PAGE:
abstract = "BACKGROUND: Laser photothermal keratoplasty has been studied as a potential refractive procedure. The purpose of this study is to investigate the histological response to various laser treatments including geometrical patterns, radiant exposure levels, and pulse numbers. MATERIALS AND METHODS: A noncontact laser photothermal keratoplasty system was used in this study. Epithelial and endothelial response to the laser photothermal keratoplasty annulus treatment pattern were studied on an owl monkey model with a 5- millimeter annulus ring pattern, 8 J/cm2, 25 consecutive pulses at 1 Hz. Epithelial and endothelial response to the laser photothermal keratoplasty spot pattern were then studied and compared on cat and rabbit models for safety monitoring. One pulse and five consecutive pulses of eight different radiant exposures (5.00 J/cm2 to 18.01 J/cm2) were applied on each cornea. A cadaver eye model was used to study the collagen shrinkage induced by the laser spot treatment following the same protocol as the cat and rabbit model. Finally, the biological healing response to the laser photothermal keratoplasty treatment with the optimal laser parameters obtained in our experiment was studied on the cat model. Five cats were treated by the laser photothermal keratoplasty procedure with eight spots on a 3-millimeter ring, 15.6 J/cm2, and 1 pulse. RESULTS: Epithelial and endothelial damage were observed after annulus treatment on an owl monkey's cornea at 8 J/cm2, 25 pulses, and after spot treatment on cat and rabbit corneas at 18.01 J/cm2, five pulses. No endothelial damage was observed on cat corneas for the single pulse treatment at 18.01 J/cm2. For the tissue shrinkage study, no laser photothermal keratoplasty lesion could be detected for a radiant exposure setting below 10.26 J/cm2. Histological cross-sections showed that the five- pulse treatment reached the endothelial layer at a radiant exposure of 13.4 J/cm2, while no single pulse treatment reached the endothelium for the radiant exposure range (5 J/cm2 to 18 J/cm2) studied. The cat model showed that the laser-induced mechanical octagonal stress-lines by collagen shrinkage were maintained after 3 months. The histological sections across the lesion showed a denser keratocyte population indicating scar formation. CONCLUSION: The volume of collagen shrinkage, its location, and its geometrical shape can be accurately and precisely controlled by a 2.10- micrometer Ho:YAG laser coupled to an optical delivery system.",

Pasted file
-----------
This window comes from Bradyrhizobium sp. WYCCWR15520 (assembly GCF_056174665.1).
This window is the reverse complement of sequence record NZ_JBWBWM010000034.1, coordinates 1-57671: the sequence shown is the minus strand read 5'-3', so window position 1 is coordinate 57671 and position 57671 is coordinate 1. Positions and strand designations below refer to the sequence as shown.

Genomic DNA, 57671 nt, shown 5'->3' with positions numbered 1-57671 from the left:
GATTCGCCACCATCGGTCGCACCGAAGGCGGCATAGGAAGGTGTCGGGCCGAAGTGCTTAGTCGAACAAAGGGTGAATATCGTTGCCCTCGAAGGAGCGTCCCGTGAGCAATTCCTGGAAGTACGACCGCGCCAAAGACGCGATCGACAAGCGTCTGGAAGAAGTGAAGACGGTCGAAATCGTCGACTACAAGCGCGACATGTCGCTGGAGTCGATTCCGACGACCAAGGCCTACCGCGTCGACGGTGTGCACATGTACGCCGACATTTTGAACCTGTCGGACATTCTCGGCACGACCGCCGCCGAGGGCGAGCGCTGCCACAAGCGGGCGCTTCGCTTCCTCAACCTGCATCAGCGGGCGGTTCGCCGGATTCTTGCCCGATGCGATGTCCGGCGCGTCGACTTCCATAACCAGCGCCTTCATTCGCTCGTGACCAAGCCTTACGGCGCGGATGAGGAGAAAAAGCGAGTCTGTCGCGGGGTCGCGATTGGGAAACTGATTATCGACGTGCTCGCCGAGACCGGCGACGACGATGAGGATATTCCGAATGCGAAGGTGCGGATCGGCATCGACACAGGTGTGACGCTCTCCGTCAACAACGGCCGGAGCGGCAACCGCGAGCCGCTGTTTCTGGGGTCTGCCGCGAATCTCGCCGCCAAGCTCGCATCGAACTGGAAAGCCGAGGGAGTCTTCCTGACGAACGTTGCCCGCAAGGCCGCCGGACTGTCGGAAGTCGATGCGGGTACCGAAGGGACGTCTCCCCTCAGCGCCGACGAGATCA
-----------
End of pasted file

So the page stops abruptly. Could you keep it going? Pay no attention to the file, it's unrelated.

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N2 - BACKGROUND: Laser photothermal keratoplasty has been studied as a potential refractive procedure. The purpose of this study is to investigate the histological response to various laser treatments including geometrical patterns, radiant exposure levels, and pulse numbers. MATERIALS AND METHODS: A noncontact laser photothermal keratoplasty system was used in this study. Epithelial and endothelial response to the laser photothermal keratoplasty annulus treatment pattern were studied on an owl monkey model with a 5- millimeter annulus ring pattern, 8 J/cm2, 25 consecutive pulses at 1 Hz. Epithelial and endothelial response to the laser photothermal keratoplasty spot pattern were then studied and compared on cat and rabbit models for safety monitoring. One pulse and five consecutive pulses of eight different radiant exposures (5.00 J/cm2 to 18.01 J/cm2) were applied on each cornea. A cadaver eye model was used to study the collagen shrinkage induced by the laser spot treatment following the same protocol as the cat and rabbit model. Finally, the biological healing response to the laser photothermal keratoplasty treatment with the optimal laser parameters obtained in our experiment was studied on the cat model. Five cats were treated by the laser photothermal keratoplasty procedure with eight spots on a 3-millimeter ring, 15.6 J/cm2, and 1 pulse. RESULTS: Epithelial and endothelial damage were observed after annulus treatment on an owl monkey's cornea at 8 J/cm2, 25 pulses, and after spot treatment on cat and rabbit corneas at 18.01 J/cm2, five pulses. No endothelial damage was observed on cat corneas for the single pulse treatment at 18.01 J/cm2. For the tissue shrinkage study, no laser photothermal keratoplasty lesion could be detected for a radiant exposure setting below 10.26 J/cm2. Histological cross-sections showed that the five- pulse treatment reached the endothelial layer at a radiant exposure of 13.4 J/cm2, while no single pulse treatment reached the endothelium for the radiant exposure range (5 J/cm2 to 18 J/cm2) studied. The cat model showed that the laser-induced mechanical octagonal stress-lines by collagen shrinkage were maintained after 3 months. The histological sections across the lesion showed a denser keratocyte population indicating scar formation. CONCLUSION: The volume of collagen shrinkage, its location, and its geometrical shape can be accurately and precisely controlled by a 2.10- micrometer Ho:YAG laser coupled to an optical delivery system.